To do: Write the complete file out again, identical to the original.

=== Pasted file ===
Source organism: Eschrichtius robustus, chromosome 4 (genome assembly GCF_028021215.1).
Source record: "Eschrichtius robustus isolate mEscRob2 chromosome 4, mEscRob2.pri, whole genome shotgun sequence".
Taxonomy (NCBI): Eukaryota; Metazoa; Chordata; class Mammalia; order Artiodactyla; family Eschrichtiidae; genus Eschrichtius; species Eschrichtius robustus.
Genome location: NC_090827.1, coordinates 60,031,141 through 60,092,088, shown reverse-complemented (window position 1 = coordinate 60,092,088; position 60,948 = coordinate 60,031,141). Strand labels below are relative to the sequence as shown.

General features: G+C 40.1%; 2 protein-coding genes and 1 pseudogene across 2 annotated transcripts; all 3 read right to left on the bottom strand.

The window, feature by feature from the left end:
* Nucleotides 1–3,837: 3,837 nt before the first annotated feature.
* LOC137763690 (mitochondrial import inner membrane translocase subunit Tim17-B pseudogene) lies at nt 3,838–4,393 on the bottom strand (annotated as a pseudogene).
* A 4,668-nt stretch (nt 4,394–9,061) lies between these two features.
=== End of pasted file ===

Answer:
Source organism: Eschrichtius robustus, chromosome 4 (genome assembly GCF_028021215.1).
Source record: "Eschrichtius robustus isolate mEscRob2 chromosome 4, mEscRob2.pri, whole genome shotgun sequence".
Taxonomy (NCBI): Eukaryota; Metazoa; Chordata; class Mammalia; order Artiodactyla; family Eschrichtiidae; genus Eschrichtius; species Eschrichtius robustus.
Genome location: NC_090827.1, coordinates 60,031,141 through 60,092,088, shown reverse-complemented (window position 1 = coordinate 60,092,088; position 60,948 = coordinate 60,031,141). Strand labels below are relative to the sequence as shown.

General features: G+C 40.1%; 2 protein-coding genes and 1 pseudogene across 2 annotated transcripts; all 3 read right to left on the bottom strand.

The window, feature by feature from the left end:
* Nucleotides 1–3,837: 3,837 nt before the first annotated feature.
* LOC137763690 (mitochondrial import inner membrane translocase subunit Tim17-B pseudogene) lies at nt 3,838–4,393 on the bottom strand (annotated as a pseudogene).
* A 4,668-nt stretch (nt 4,394–9,061) lies between these two features.